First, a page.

The rood screen at Ranworth showing the two side altars and central panels of twelve apostles
Medieval churches often contained a wooden or stone screen that stood within the chancel arch, under the rood beam. ‘Rood’ is the Anglo-Saxon word for crucifix, and the church’s interior would have been dominated by a carved image of Christ on the cross, flanked by statues of the Virgin Mary and St.John the Evangelist fixed on the rood beam. The rood screen supported a platform that provided access to maintain the lamps that burned day and night before these images. At Ranworth, the platform is reached by rood stairs set into the north wall.
The screen also partitioned the two main parts of the church. It stood at the front of the nave, where lay parishioners worshipped. Beyond it stood the chancel, where the clerks (clergy) sang the services and celebrated Mass. The laity paid for the erection and decoration of screens, and the saints they chose often reflected their own or their community’s spirituality.
I'm a paragraph. Click here to add your own text and edit me. It's easy.
St John the Baptist Altar
The Lady Chapel
The rood screen in St. Helen’s church is one of the finest surviving examples in England. It was constructed soon after the rebuilding of the nave, which was completed in 1453. Ranworth belongs to a group of twelve high quality rood screens stretching from Thornham near King’s Lynn to Southwold in Suffolk. This group is generally known as the Norwich or Ranworth School of panel painting. The rood and its statues would have been removed during the sixteenth-century Reformation, but the screen and delicate arches above survived. The loft platform was restored in Victorian times.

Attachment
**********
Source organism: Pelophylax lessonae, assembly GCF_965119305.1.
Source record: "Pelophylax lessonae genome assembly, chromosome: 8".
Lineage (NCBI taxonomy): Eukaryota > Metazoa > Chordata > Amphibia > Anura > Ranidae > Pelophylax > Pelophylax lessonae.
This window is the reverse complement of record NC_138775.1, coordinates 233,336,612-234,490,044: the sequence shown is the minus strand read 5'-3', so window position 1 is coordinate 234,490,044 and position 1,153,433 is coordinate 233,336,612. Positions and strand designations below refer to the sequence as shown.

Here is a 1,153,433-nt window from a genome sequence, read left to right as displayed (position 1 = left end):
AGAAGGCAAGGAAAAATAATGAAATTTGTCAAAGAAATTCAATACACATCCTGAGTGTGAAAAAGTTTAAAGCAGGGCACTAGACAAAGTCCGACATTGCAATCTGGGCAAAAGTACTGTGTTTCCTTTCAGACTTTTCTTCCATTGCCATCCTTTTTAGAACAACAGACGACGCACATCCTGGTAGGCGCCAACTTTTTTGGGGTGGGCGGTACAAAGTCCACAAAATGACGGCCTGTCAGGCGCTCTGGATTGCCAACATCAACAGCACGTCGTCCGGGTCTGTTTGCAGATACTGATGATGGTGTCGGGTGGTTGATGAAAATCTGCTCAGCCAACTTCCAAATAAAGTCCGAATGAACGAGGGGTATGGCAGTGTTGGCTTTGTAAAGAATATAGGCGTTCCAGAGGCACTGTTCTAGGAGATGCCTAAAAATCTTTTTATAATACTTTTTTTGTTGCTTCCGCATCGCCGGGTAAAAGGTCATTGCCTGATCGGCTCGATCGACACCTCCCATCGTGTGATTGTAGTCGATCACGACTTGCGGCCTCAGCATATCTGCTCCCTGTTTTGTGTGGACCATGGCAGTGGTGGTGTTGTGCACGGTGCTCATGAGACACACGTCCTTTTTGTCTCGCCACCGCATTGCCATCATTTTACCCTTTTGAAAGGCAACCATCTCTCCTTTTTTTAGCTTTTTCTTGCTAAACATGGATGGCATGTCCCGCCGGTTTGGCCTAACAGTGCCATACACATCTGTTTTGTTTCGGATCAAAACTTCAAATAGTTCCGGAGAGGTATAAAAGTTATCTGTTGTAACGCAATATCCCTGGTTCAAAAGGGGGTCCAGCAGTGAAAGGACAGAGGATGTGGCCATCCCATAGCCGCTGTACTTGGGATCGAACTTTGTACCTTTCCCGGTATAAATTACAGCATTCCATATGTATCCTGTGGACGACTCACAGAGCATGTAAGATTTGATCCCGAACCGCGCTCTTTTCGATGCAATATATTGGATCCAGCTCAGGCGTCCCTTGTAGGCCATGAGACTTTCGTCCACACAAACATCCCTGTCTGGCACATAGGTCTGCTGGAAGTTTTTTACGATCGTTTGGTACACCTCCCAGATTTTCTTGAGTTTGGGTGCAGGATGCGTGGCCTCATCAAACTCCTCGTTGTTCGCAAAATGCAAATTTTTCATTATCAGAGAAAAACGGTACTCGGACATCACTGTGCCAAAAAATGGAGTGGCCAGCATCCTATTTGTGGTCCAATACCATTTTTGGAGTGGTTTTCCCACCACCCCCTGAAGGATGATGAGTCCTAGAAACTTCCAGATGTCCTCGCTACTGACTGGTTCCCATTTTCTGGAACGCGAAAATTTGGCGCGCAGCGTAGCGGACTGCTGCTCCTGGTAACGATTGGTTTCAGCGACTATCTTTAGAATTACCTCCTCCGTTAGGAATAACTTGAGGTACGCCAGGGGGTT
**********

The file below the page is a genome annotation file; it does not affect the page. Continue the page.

The Ranworth screen is unique in having extensions on each side of the chancel arch. These were altarpieces, providing a backdrop to the St.John the Baptist altar to the north and Lady altar on the south side. There are no side aisles in the nave, but the screen extends into the nave with two transverse panels (parclose), to provide a more enclosed space for each altar.
No documentary evidence survives, but the panel paintings belong to three distinct commissions. One commission covers the 12 apostles on the central screen. Another covers the military saints, George and Michael, and deacons and bishops on the parclose. The third are the saints on the John the Baptist and Lady altarpieces. They were painted in situ by unknown artists, probably based in Norwich workshops. Pigment analysis of the parclose panels suggests a date of around 1470-80. The other screen panels are likely to be of a similar date.